For Immediate Release
Fracking Protest Targets Federal Auction of California Public Land
Lease Sale Will Open 17,000 Acres to Oil Drilling and Fracking in Monterey, San Benito, Fresno Counties
SACRAMENTO, Calif. - Dozens of protesters in hazmat suits carrying barrels labeled “Warning: Toxic Fracking Fluid” rallied outside a federal auction Wednesday morning against plans to lease more than 17,000 acres of California public land to oil companies for drilling and fracking. The Bureau of Land Management auction would open public land in three counties — Monterey, San Benito and Fresno — for oil drilling and fracking. Fracking, or hydraulic fracturing, is a highly polluting form of oil and gas extraction. Rep. Sam Farr (D-Calif.) has urged the BLM to delay the auction over fracking concerns.
The demonstration was organized by the Center for Biological Diversity, Clean Water Action, Food and Water Watch, Credo Action, 350.org, Earthworks and Democracy for America.
“A fracking boom will devastate California’s beautiful public wildlands,” said Rose Braz, climate campaign director at the Center for Biological Diversity. “The federal government should protect these beautiful public places, not sell them off to be drilled and fracked, risking irreparable harm to our air, water and climate.”
“Opening up thousands of acres of public land to oil and gas exploration would directly undercut our state's commitment to clean and renewable energy and endanger our already threatened water supply,” said Andrew Grinberg, program organizer at Clean Water Action. “We need to slow down and assess the long-term impacts of increased drilling, fracking and other enhanced oil and gas recovery processes on California's communities, environment and health, and the BLM should do its part by withholding these leases."
Ahead of the auction, Congressman Farr urged the BLM to delay the auction until it can “ensure adequate safeguards” and address concerns raised by Monterey County.
Fracking is a highly polluting form of oil and gas extraction that involves blasting huge volumes of water mixed with toxic chemicals and sand deep into the earth to break up rock formations. Fracking has been tied to air and water pollution; it threatens the climate by emitting large amounts of methane and opening up new oil deposits. About 25 percent of fracking chemicals could cause cancer, scientists say.
Recent advances in fracking are driving growing interest in California’s Monterey Shale, a geological formation holding the largest shale oil deposit in America. This formation, which underlies the BLM leases, includes some of the country’s most productive farmland and important wildlife habitat.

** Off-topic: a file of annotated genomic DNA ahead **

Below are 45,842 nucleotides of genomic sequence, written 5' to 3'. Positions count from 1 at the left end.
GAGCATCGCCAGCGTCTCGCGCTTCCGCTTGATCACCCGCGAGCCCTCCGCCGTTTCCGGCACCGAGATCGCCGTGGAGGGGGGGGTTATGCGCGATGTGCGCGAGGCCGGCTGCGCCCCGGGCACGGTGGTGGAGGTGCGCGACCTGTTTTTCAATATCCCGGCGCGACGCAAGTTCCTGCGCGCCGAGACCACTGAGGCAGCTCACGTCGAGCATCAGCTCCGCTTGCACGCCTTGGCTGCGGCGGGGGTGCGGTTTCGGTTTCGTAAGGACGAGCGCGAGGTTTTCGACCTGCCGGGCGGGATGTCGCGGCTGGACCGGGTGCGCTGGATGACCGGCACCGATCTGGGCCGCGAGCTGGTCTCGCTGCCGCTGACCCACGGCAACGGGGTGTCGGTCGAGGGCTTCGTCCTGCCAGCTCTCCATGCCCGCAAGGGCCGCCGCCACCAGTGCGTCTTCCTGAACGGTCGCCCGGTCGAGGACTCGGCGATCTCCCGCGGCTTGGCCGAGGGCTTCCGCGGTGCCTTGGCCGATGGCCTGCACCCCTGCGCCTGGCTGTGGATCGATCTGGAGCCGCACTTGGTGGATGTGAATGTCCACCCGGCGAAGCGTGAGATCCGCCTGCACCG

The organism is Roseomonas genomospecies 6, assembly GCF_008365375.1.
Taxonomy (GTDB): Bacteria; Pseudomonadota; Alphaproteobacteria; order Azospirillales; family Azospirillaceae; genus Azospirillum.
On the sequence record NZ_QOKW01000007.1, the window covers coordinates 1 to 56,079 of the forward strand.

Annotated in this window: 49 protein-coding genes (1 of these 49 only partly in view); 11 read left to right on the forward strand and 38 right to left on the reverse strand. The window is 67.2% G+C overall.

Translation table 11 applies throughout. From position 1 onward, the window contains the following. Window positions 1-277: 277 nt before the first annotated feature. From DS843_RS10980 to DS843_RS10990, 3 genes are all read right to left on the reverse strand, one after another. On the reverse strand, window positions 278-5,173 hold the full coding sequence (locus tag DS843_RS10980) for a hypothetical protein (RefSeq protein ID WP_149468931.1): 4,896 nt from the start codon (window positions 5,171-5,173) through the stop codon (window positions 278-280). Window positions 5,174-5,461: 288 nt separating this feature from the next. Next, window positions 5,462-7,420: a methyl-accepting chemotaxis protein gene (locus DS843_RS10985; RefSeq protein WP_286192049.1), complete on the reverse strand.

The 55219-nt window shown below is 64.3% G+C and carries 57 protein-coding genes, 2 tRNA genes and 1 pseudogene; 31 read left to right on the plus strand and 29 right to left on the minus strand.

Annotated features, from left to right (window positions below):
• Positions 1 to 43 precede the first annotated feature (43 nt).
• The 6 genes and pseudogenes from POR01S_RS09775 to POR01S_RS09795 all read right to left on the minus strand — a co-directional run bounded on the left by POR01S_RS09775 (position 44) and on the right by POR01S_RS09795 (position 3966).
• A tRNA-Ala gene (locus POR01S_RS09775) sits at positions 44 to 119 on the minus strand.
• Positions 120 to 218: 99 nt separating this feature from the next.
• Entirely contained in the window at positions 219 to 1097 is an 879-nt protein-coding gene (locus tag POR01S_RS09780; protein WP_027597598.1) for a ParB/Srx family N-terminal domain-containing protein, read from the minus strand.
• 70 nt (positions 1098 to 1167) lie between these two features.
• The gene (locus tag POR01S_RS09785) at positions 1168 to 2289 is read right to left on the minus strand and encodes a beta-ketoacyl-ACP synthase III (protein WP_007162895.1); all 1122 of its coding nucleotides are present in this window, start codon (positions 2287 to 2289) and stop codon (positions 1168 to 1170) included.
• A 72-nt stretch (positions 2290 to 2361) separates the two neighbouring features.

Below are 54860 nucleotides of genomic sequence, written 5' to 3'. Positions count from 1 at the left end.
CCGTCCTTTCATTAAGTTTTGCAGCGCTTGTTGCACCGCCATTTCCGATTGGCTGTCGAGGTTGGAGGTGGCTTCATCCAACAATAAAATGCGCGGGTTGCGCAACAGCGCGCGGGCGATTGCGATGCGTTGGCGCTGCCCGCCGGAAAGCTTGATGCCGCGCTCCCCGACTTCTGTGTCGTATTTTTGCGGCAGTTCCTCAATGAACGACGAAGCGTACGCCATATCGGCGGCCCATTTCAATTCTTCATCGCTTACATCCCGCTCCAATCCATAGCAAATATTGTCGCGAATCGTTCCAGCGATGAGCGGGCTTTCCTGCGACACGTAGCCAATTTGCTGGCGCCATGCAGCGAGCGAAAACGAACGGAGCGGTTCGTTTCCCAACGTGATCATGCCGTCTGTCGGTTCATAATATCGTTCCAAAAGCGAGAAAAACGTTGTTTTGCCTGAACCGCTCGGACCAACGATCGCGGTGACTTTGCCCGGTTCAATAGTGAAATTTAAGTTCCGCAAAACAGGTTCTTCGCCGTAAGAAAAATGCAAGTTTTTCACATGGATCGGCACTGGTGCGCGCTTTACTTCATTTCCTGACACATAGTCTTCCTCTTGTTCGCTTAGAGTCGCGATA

Area farmers are concerned, said Paula Getzelman, president of the Southern Monterey County Rural Coalition and owner of Tre Gatti Vineyards in Lockwood, only 4.5 miles from one of the parcels being auctioned off.
“Many of us here in the San Antonio Valley understand the potential seriousness of unregulated fracking activities, especially where it concerns the quality and quantity of water,” Getzelman said. “Agriculture depends on a consistent supply of untainted water, ranchers depend on water for their animals and homeowners depend on clean, sweet water for activities of daily living.”
About 25 percent of fracking chemicals could cause cancer, while many others harm the nervous, endocrine, immune and cardiovascular systems, according to scientists. A recent study from the Colorado School of Public Health found that fracking contributes to serious health problems in people living near fracked wells.
At the Center for Biological Diversity, we believe that the welfare of human beings is deeply linked to nature - to the existence in our world of a vast diversity of wild animals and plants. Because diversity has intrinsic value, and because its loss impoverishes society, we work to secure a future for all species, great and small, hovering on the brink of extinction. We do so through science, law, and creative media, with a focus on protecting the lands, waters, and climate that species need to survive.